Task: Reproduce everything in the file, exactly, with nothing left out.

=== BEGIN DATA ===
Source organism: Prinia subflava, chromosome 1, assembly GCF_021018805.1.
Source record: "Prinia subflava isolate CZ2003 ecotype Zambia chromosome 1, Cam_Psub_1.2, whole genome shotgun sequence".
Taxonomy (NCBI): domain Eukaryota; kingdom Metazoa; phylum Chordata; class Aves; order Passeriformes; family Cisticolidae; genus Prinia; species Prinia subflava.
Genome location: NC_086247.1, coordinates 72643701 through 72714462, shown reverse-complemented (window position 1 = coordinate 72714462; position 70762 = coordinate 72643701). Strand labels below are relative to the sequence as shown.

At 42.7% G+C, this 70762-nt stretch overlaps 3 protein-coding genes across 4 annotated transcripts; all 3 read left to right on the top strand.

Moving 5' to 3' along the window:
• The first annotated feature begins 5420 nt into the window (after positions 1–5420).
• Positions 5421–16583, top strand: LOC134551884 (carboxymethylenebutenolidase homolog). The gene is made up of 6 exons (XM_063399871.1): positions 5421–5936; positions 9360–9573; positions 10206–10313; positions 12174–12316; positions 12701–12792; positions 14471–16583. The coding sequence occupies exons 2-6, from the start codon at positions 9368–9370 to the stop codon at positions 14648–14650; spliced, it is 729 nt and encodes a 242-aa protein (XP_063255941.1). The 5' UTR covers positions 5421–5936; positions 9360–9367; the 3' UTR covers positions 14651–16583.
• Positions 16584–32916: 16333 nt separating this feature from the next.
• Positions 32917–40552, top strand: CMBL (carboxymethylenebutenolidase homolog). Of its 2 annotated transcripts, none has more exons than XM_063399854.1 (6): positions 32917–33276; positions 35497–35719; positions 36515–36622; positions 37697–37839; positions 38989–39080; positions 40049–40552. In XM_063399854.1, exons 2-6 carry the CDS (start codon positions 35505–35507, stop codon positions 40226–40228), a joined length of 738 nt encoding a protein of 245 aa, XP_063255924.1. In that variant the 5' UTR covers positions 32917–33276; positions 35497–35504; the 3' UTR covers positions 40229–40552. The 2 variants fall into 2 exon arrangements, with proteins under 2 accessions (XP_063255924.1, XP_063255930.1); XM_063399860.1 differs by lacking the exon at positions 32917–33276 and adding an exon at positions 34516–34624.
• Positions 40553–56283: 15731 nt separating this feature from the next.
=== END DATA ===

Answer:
Source organism: Prinia subflava, chromosome 1, assembly GCF_021018805.1.
Source record: "Prinia subflava isolate CZ2003 ecotype Zambia chromosome 1, Cam_Psub_1.2, whole genome shotgun sequence".
Taxonomy (NCBI): domain Eukaryota; kingdom Metazoa; phylum Chordata; class Aves; order Passeriformes; family Cisticolidae; genus Prinia; species Prinia subflava.
Genome location: NC_086247.1, coordinates 72643701 through 72714462, shown reverse-complemented (window position 1 = coordinate 72714462; position 70762 = coordinate 72643701). Strand labels below are relative to the sequence as shown.

At 42.7% G+C, this 70762-nt stretch overlaps 3 protein-coding genes across 4 annotated transcripts; all 3 read left to right on the top strand.

Moving 5' to 3' along the window:
• The first annotated feature begins 5420 nt into the window (after positions 1–5420).
• Positions 5421–16583, top strand: LOC134551884 (carboxymethylenebutenolidase homolog). The gene is made up of 6 exons (XM_063399871.1): positions 5421–5936; positions 9360–9573; positions 10206–10313; positions 12174–12316; positions 12701–12792; positions 14471–16583. The coding sequence occupies exons 2-6, from the start codon at positions 9368–9370 to the stop codon at positions 14648–14650; spliced, it is 729 nt and encodes a 242-aa protein (XP_063255941.1). The 5' UTR covers positions 5421–5936; positions 9360–9367; the 3' UTR covers positions 14651–16583.
• Positions 16584–32916: 16333 nt separating this feature from the next.
• Positions 32917–40552, top strand: CMBL (carboxymethylenebutenolidase homolog). Of its 2 annotated transcripts, none has more exons than XM_063399854.1 (6): positions 32917–33276; positions 35497–35719; positions 36515–36622; positions 37697–37839; positions 38989–39080; positions 40049–40552. In XM_063399854.1, exons 2-6 carry the CDS (start codon positions 35505–35507, stop codon positions 40226–40228), a joined length of 738 nt encoding a protein of 245 aa, XP_063255924.1. In that variant the 5' UTR covers positions 32917–33276; positions 35497–35504; the 3' UTR covers positions 40229–40552. The 2 variants fall into 2 exon arrangements, with proteins under 2 accessions (XP_063255924.1, XP_063255930.1); XM_063399860.1 differs by lacking the exon at positions 32917–33276 and adding an exon at positions 34516–34624.
• Positions 40553–56283: 15731 nt separating this feature from the next.